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Re-touching the sensory experience -  the figurative paintings of

Photo of the artist Steve Bonner in his studio“Art, love and passion are very closely related. Because they all hinge more or less on realisation of beauty in some form or other, or in its pleasure- taking. And the intoxication is exquisite." (Max Beckmann)

An English artist, Steve Bonner is well known in the UK for his watercolour landscapes, his oil paintings of marine, figure and portrait subjects, and as a muralist and Trompe L'oeil artist. Steve was born in Huntingdonshire, England in 1951. Drawing and painting since he was able to hold a brush or crayon, it's surprising Steve didn't yearn for a formal art school education, choosing instead to become a display artist for a major department store chain, now the Harrods group.

Window dressing however, wasn't for him but it did lead to exploring the many associated trades and skills, from screen-printer to sign-writer, graphic artist and poster artist - and it was as a poster artist that Steve spent most of his working life: 'working life' being the way he describes the years he spent doing what he thought he had to do - before he realised he didn't! He spent many of those years producing the hand-painted marketing material for the top night clubs in London and the South East of England. Whilst he remains proud of the heavily illustrated work he produced in those days it became monotonous - although he is the first to admit that the accompanying lifestyle was far from it. From the artistic point of view those years were far from wasted. His graphic background, although not as easily discernable as it once was, is still present in his most recent work, and his unashamed hedonism still shines through delightfully in his unique and highly individual style.

As the years went by, the industry was constantly becoming increasingly computerised and rather than abandon his pSteve Bonner at his show in The Gallery of Caribbean Art Barbadosaint brushes, it became clear that, little by little, life was pushing towards one vocation.

Steve had flirted with fine art in his late twenties when a tour of Europe eventually led to Paris. With inspiration on every boulevard painting was inevitable and the work started to flow and almost as importantly, to sell. It would be interesting to speculate why he turned away from art back then. “I'm ashamed to say I wasn't prepared to go without,” he says, “Establishing oneself as a professional artist, rather than just a hobbyist, is hard graft, it's a struggle – I was young, single and, frankly, I had other things on my mind. The frightening thing about life is that if you don't do what you know you should – it'll find a way to make you!”

So by the late-nineties he had decided to concentrate on fine art: that it was all or nothing. And it's often been next to nothing: life for many professional painters is a mixture of success and struggle, but it is a good life, and one he wouldn't swap for the world.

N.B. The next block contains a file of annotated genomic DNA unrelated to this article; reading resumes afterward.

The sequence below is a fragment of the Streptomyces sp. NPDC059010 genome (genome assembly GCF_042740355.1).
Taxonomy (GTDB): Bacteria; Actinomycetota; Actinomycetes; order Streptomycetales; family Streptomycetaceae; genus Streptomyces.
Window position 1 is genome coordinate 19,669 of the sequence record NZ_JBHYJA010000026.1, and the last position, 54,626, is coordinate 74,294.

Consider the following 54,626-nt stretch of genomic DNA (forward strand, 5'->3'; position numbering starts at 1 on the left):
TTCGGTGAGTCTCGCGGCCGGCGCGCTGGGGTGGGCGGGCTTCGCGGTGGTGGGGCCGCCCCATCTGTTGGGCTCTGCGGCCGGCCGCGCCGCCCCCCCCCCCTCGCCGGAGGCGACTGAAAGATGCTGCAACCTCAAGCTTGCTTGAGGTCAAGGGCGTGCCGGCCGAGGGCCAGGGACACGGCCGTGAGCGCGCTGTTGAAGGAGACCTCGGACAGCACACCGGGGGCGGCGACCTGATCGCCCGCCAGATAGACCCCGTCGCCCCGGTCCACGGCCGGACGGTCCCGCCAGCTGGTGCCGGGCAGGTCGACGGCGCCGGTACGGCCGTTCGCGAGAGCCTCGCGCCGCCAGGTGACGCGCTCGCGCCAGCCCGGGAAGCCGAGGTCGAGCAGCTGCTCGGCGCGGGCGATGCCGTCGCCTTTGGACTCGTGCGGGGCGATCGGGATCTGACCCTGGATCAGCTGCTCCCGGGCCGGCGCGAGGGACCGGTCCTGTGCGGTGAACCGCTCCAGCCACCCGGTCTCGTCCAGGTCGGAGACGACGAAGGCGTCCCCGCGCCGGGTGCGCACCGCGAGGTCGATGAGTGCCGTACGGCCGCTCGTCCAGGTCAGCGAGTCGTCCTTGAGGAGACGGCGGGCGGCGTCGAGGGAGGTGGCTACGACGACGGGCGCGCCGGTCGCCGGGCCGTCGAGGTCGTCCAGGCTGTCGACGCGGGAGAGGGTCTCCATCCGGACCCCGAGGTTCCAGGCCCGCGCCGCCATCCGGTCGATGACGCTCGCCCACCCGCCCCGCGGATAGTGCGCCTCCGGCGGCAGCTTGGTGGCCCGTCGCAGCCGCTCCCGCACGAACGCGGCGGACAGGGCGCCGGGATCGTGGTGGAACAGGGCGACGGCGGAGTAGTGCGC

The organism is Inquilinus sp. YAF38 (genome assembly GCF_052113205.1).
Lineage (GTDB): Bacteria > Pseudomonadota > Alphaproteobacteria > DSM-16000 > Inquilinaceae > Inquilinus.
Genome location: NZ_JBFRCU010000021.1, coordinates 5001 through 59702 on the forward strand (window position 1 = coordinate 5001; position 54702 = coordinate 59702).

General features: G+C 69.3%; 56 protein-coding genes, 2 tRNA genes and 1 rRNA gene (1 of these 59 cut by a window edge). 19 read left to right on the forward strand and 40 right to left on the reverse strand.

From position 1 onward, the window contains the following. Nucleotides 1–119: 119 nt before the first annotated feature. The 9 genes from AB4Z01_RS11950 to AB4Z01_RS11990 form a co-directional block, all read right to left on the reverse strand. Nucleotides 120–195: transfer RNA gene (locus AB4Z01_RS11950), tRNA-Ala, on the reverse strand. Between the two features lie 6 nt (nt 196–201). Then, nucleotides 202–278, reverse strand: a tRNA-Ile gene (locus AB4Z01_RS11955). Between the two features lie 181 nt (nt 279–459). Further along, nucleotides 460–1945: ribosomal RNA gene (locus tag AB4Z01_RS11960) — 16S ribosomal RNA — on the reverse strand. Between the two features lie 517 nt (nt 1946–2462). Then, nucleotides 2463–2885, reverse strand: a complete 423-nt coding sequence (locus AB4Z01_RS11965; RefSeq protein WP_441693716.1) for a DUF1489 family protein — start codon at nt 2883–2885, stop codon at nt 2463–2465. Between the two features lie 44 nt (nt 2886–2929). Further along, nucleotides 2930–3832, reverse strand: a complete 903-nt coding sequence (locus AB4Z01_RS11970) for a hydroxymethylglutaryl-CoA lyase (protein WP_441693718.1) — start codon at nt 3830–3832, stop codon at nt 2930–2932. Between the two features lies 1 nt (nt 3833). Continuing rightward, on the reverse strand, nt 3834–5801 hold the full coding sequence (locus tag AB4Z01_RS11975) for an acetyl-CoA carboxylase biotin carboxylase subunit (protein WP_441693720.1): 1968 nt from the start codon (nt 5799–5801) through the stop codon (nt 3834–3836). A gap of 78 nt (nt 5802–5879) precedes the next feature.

Whilst Steve's work adorns the walls of many beautiful homes all over the world he cheerfully admits, that to the best of his knowledge, it has never been purchased as an investment by a pension fund or insurance company. "I can't think of a worse fate for any serious painter" he's on record as saying, "I paint my work to be seen, to be enjoyed, to brighten up some-ones home, that's the measure of my success as a artist. I don't spend weeks on a painting to have it moulder somewhere in a crate in the hope that it will increase in value. I'd rather leave that to the many contemporary artists whose work should be mouldering in crates!"  He resents the fact that the galleries are often asked if his work will increase in value "Buy it because you love it" he says, "That's the only reason there should ever be for investing in a painting and, as with anything you truly love, it will repay your investment ten fold!"

He is often referred to as a realist. “It might look that way at first glance” he says, “but in fact I'm more of an impressionist. Obviously not in the accepted sense, my style is vastly different, but certainly in as much as I seek to convey the impression not the reality. Take for example a piece of work in this show in Barbados, 'Chalky Mount'. It looks, I hope you'll agree, exactly like Chalky Mount. When I started to paint it it I sat at the easel, surrounded by my photographic reference, drew it out, checked it, and thought to my self “It doesn't look like that – no way!” The problem is that the camera doesn't lie and the photographs I was working from show it exactly as it is - but that’s not the half of it!

When you actually stand at the foot of that huge great rock your senses are aware of much more than the reality. Your senses register awe, majesty, magnificence – all of which are lost in the photograph – my job is to put that back, so my painting isn't as it actually is – it's as you see it. Bonners re-touching of the sensory experience was explored at some depth by Marsha Pearce in ‘Travel, Tourism and Art’, published by Ashgate.

Asked if he regrets being self taught and missing out on an art school education he explains that he considered applying in his mid-thirties as a mature student. "I actually consulted my old art master! He looked at my work and said, 'Don't do it! They won't be able to teach you anything about colour, or paint handling, and you'll spend all day arguing with your tutors.' Sure, I'd like to know where my art might have gone, had I been to art school in my youth. But then again it's been my own journey. For better or worse my painting is just that - it's mine - nobody else's ideas, nobody else's concept of what constitutes 'good art' - and do you know what? I'm happy with that."

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Biography of the artist Steve Bonner